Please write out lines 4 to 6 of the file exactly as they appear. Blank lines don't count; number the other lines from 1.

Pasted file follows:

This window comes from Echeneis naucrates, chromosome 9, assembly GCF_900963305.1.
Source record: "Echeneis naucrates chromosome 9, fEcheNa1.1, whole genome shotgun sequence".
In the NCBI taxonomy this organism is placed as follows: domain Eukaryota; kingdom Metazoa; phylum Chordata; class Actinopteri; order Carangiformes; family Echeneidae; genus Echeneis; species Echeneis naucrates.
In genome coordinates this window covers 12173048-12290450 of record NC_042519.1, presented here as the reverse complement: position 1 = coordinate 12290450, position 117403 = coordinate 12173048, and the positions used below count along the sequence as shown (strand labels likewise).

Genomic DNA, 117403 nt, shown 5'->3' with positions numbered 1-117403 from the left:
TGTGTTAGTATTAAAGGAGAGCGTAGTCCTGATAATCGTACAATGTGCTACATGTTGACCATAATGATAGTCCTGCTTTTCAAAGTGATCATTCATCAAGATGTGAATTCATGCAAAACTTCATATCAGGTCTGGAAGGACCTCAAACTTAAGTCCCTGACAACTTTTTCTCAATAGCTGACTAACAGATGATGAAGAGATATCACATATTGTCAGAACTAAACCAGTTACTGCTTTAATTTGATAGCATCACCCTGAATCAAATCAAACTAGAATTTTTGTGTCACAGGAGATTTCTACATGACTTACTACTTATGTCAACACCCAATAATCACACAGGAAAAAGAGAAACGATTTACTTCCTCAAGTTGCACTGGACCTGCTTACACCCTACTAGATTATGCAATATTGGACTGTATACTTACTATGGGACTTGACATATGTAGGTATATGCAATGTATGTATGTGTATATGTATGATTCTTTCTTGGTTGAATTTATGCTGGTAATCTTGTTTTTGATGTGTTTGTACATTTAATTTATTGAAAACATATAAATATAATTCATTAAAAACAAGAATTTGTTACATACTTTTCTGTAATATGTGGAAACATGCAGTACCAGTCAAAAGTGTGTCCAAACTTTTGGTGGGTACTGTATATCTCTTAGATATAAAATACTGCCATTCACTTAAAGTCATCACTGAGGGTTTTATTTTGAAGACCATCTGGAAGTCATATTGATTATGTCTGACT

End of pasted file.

In genome coordinates this window covers 12173048-12290450 of record NC_042519.1, presented here as the reverse complement: position 1 = coordinate 12290450, position 117403 = coordinate 12173048, and the positions used below count along the sequence as shown (strand labels likewise).

Genomic DNA, 117403 nt, shown 5'->3' with positions numbered 1-117403 from the left:
TGTGTTAGTATTAAAGGAGAGCGTAGTCCTGATAATCGTACAATGTGCTACATGTTGACCATAATGATAGTCCTGCTTTTCAAAGTGATCATTCATCAAGATGTGAATTCATGCAAAACTTCATATCAGGTCTGGAAGGACCTCAAACTTAAGTCCCTGACAACTTTTTCTCAATAGCTGACTAACAGATGATGAAGAGATATCACATATTGTCAGAACTAAACCAGTTACTGCTTTAATTTGATAGCATCACCCTGAATCAAATCAAACTAGAATTTTTGTGTCACAGGAGATTTCTACATGACTTACTACTTATGTCAACACCCAATAATCACACAGGAAAAAGAGAAACGATTTACTTCCTCAAGTTGCACTGGACCTGCTTACACCCTACTAGATTATGCAATATTGGACTGTATACTTACTATGGGACTTGACATATGTAGGTATATGCAATGTATGTATGTGTATATGTATGATTCTTTCTTGGTTGAATTTATGCTGGTAATCTTGTTTTTGATGTGTTTGTACATTTAATTTATTGAAAACATATAAATATAATTCATTAAAAACAAGAATTTGTTACATACTTTTCTGTAATATGTGGAAACATGCAGTACCAGTCAAAAGTGTGTCCAAACTTTTGGTGGGTACTGTATATCTCTTAGATATAAAATACTGCCATTCACTTAAAGTCATCACTGAGGGTTTTATTTTGAAGACCATCTGGAAGTCATATTGATTATGTCTGACT